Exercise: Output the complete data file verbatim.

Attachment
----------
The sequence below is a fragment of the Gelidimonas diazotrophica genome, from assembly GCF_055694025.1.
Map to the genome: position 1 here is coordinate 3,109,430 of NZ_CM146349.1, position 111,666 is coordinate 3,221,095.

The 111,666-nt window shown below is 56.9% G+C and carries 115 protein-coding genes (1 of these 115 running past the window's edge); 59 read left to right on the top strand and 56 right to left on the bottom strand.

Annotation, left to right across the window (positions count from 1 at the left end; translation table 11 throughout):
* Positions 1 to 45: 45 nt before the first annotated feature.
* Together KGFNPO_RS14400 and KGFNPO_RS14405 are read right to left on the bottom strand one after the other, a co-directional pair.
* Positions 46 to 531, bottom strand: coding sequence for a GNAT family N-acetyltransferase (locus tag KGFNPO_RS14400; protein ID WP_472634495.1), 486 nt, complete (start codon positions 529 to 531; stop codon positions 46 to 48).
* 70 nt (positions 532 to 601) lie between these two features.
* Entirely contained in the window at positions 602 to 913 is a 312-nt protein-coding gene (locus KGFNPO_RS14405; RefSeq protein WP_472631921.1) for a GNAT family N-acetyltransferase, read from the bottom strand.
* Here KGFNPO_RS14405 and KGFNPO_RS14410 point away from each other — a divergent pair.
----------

The sequence below is a fragment of the Gelidimonas diazotrophica genome, from assembly GCF_055694025.1.
Map to the genome: position 1 here is coordinate 3,109,430 of NZ_CM146349.1, position 111,666 is coordinate 3,221,095.

The 111,666-nt window shown below is 56.9% G+C and carries 115 protein-coding genes (1 of these 115 running past the window's edge); 59 read left to right on the top strand and 56 right to left on the bottom strand.

Annotation, left to right across the window (positions count from 1 at the left end; translation table 11 throughout):
* Positions 1 to 45: 45 nt before the first annotated feature.
* Together KGFNPO_RS14400 and KGFNPO_RS14405 are read right to left on the bottom strand one after the other, a co-directional pair.
* Positions 46 to 531, bottom strand: coding sequence for a GNAT family N-acetyltransferase (locus tag KGFNPO_RS14400; protein ID WP_472634495.1), 486 nt, complete (start codon positions 529 to 531; stop codon positions 46 to 48).
* 70 nt (positions 532 to 601) lie between these two features.
* Entirely contained in the window at positions 602 to 913 is a 312-nt protein-coding gene (locus KGFNPO_RS14405; RefSeq protein WP_472631921.1) for a GNAT family N-acetyltransferase, read from the bottom strand.
* Here KGFNPO_RS14405 and KGFNPO_RS14410 point away from each other — a divergent pair.